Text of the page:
Litter size, adrenalectomy and high fat diet alter hypothalamic monoamines in genetically lean (Fa/Fa) Zucker rats

V. H. Routh, J. S. Hamilton, J. S. Stern, Barbara A Horwitz

Research output: Contribution to journalArticle

8 Scopus citations

Abstract

To determine if diet-induced obesity is associated with depressed serotonergic activity (as is genetic obesity), we examined hypothalamic biogenic amines in 11-wk-old genetically lean (Fa/Fa) male Zucker rats raised in small (3 pups/dam) or control (8-9 pups/dam) litters. Five-week-old rats were adrenalectomized or sham-operated and, 1 wk later, fed either 11% of energy as fat (low fat) or 68% of energy as fat (high fat) diets for 5 wk. Tissue punches from the ventromedial nucleus (VMN), the paraventricular nucleus and the preoptic area were assayed via HPLC. Rats fed high vs. low fat had a greater percentage of body fat and brown fat mitochondrial GDP binding, whereas serotonergic turnover was lower. Small litter vs. control litter animals had lower VMN and preoptic concentrations of 3,4- dihydroxyphenylacetic acid, a major metabolite of dopamine. Although adrenalectomy resulted in smaller, leaner rats, it did not differentially affect the rats that became fatter. Because VMN and preoptic dopaminergic activities were depressed in small litter vs. control litter rats but the percentage of body fat was unchanged, this decreased dopamine metabolism is probably not causal to the obesity development. However, the same cannot be said for the attenuated serotonergic activity, although such activity may not be directly related to the degree of obesity.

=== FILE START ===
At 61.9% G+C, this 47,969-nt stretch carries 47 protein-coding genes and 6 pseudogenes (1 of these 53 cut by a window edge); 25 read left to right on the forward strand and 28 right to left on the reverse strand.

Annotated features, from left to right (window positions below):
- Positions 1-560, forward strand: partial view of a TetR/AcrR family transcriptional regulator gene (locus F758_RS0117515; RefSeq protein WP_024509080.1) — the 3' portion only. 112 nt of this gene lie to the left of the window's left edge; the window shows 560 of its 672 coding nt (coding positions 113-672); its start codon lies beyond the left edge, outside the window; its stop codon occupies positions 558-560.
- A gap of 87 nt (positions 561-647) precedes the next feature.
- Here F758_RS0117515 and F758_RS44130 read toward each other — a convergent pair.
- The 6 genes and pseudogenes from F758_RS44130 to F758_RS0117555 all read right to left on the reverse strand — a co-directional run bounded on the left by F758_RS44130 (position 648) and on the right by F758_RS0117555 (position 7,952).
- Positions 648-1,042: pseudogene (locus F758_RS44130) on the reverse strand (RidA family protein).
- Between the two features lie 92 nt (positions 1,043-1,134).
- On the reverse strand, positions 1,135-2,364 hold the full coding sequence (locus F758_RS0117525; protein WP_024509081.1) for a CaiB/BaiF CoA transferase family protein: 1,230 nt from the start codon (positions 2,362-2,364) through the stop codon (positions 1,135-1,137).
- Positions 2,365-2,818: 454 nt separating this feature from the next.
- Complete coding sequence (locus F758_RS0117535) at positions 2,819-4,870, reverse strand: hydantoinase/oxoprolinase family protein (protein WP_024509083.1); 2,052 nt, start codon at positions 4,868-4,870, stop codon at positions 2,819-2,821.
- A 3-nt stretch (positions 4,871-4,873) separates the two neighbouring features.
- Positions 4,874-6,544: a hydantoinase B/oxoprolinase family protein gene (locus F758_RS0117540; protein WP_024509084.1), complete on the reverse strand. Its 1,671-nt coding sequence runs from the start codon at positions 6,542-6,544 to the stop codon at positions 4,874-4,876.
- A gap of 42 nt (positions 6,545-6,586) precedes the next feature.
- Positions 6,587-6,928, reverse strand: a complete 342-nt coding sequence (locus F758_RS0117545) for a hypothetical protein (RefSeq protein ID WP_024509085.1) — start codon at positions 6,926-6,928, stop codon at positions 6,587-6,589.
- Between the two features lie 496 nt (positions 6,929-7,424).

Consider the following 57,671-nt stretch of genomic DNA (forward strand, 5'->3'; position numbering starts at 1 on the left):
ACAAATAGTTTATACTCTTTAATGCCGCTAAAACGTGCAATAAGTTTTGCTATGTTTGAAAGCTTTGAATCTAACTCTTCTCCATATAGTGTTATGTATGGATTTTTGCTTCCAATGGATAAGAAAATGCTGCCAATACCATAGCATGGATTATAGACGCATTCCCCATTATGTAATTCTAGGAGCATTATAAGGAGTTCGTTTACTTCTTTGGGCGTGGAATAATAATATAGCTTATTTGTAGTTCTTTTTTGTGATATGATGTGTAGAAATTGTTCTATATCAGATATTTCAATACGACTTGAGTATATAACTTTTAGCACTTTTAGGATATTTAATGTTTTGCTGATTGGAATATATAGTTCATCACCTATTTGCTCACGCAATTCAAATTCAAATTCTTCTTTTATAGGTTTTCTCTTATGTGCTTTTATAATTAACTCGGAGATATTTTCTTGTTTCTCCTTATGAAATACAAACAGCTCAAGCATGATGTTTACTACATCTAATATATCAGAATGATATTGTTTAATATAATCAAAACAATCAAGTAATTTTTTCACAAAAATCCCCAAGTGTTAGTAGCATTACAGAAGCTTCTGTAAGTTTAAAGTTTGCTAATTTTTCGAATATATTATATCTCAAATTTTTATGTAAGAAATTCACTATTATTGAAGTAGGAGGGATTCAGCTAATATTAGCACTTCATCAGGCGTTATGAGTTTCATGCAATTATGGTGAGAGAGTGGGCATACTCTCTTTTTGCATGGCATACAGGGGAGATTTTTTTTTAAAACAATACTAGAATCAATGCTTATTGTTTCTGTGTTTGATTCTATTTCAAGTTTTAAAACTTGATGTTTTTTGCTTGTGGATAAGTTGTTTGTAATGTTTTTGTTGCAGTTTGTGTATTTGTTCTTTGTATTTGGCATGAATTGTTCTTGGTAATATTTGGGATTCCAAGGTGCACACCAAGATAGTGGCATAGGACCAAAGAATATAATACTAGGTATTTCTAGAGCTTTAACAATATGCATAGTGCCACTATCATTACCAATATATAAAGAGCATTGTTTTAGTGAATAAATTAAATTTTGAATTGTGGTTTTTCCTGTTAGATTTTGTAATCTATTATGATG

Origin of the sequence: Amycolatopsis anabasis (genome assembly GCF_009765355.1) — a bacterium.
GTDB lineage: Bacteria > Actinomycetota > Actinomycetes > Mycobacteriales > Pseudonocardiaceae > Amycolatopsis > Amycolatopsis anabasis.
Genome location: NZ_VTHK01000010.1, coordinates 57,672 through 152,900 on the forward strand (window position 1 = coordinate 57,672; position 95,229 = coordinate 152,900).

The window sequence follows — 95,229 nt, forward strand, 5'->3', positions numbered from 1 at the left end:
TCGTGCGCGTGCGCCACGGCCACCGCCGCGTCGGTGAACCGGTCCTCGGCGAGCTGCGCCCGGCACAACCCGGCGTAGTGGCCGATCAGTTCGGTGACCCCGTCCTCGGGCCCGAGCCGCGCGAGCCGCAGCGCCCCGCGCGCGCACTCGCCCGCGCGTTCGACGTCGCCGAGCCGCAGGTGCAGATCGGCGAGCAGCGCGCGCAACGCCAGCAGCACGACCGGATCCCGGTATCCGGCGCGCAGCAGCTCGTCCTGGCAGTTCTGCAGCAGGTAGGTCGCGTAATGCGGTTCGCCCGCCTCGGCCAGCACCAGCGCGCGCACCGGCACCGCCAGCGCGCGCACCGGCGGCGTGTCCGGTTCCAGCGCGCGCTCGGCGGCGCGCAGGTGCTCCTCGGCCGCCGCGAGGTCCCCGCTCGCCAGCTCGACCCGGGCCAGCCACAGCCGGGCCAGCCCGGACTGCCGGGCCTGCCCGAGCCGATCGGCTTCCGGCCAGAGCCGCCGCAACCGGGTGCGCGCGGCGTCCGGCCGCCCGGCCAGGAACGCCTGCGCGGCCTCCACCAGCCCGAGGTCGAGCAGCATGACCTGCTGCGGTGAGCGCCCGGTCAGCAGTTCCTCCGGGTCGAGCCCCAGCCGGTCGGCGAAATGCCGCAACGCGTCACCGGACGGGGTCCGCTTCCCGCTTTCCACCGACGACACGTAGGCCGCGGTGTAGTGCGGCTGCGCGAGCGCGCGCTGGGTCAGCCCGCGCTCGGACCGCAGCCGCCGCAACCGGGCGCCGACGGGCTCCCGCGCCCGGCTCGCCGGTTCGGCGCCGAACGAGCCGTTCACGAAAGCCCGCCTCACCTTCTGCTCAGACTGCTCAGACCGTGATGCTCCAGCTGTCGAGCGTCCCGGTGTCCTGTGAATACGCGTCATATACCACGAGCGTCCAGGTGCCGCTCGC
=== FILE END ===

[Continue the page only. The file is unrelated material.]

Original languageEnglish (US)
Pages (from-to)74-84
Number of pages11
JournalJournal of Nutrition
Volume123
Issue number1
StatePublished - 1993

Keywords

  • adrenalectomy
  • high fat diet
  • paraventricular nucleus
  • ventromedial nucleus
  • Zucker rats

ASJC Scopus subject areas

  • Medicine (miscellaneous)
  • Food Science

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